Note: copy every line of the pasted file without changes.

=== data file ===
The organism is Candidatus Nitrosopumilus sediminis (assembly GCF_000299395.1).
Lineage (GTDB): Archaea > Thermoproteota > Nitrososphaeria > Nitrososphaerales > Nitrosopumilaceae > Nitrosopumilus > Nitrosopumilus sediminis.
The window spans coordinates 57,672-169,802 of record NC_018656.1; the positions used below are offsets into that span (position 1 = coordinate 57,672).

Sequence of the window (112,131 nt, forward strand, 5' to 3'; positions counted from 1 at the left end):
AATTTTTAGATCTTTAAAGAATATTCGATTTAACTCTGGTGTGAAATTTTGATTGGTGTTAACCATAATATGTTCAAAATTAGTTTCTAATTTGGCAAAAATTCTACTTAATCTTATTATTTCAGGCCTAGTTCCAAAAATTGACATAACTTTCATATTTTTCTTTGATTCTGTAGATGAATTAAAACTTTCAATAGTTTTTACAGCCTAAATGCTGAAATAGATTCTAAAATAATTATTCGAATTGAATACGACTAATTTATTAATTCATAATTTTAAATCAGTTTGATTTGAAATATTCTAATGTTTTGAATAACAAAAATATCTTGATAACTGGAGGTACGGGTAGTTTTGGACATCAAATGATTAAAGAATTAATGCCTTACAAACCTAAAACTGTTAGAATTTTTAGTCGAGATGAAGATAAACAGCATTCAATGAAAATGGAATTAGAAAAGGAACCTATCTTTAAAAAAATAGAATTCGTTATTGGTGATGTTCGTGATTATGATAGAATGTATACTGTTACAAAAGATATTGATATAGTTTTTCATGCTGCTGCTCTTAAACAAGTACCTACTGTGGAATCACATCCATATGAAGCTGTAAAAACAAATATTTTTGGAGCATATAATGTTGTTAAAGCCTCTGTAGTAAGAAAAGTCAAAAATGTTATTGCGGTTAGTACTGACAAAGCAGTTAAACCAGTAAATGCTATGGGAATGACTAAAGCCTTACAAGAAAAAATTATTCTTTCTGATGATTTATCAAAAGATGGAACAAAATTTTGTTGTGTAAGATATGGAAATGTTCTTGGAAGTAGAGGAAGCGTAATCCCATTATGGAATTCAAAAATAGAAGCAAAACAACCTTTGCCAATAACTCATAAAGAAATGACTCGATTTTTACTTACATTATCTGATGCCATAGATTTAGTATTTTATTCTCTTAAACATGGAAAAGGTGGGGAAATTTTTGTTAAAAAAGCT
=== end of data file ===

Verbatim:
The organism is Candidatus Nitrosopumilus sediminis (assembly GCF_000299395.1).
Lineage (GTDB): Archaea > Thermoproteota > Nitrososphaeria > Nitrososphaerales > Nitrosopumilaceae > Nitrosopumilus > Nitrosopumilus sediminis.
The window spans coordinates 57,672-169,802 of record NC_018656.1; the positions used below are offsets into that span (position 1 = coordinate 57,672).

Sequence of the window (112,131 nt, forward strand, 5' to 3'; positions counted from 1 at the left end):
AATTTTTAGATCTTTAAAGAATATTCGATTTAACTCTGGTGTGAAATTTTGATTGGTGTTAACCATAATATGTTCAAAATTAGTTTCTAATTTGGCAAAAATTCTACTTAATCTTATTATTTCAGGCCTAGTTCCAAAAATTGACATAACTTTCATATTTTTCTTTGATTCTGTAGATGAATTAAAACTTTCAATAGTTTTTACAGCCTAAATGCTGAAATAGATTCTAAAATAATTATTCGAATTGAATACGACTAATTTATTAATTCATAATTTTAAATCAGTTTGATTTGAAATATTCTAATGTTTTGAATAACAAAAATATCTTGATAACTGGAGGTACGGGTAGTTTTGGACATCAAATGATTAAAGAATTAATGCCTTACAAACCTAAAACTGTTAGAATTTTTAGTCGAGATGAAGATAAACAGCATTCAATGAAAATGGAATTAGAAAAGGAACCTATCTTTAAAAAAATAGAATTCGTTATTGGTGATGTTCGTGATTATGATAGAATGTATACTGTTACAAAAGATATTGATATAGTTTTTCATGCTGCTGCTCTTAAACAAGTACCTACTGTGGAATCACATCCATATGAAGCTGTAAAAACAAATATTTTTGGAGCATATAATGTTGTTAAAGCCTCTGTAGTAAGAAAAGTCAAAAATGTTATTGCGGTTAGTACTGACAAAGCAGTTAAACCAGTAAATGCTATGGGAATGACTAAAGCCTTACAAGAAAAAATTATTCTTTCTGATGATTTATCAAAAGATGGAACAAAATTTTGTTGTGTAAGATATGGAAATGTTCTTGGAAGTAGAGGAAGCGTAATCCCATTATGGAATTCAAAAATAGAAGCAAAACAACCTTTGCCAATAACTCATAAAGAAATGACTCGATTTTTACTTACATTATCTGATGCCATAGATTTAGTATTTTATTCTCTTAAACATGGAAAAGGTGGGGAAATTTTTGTTAAAAAAGCT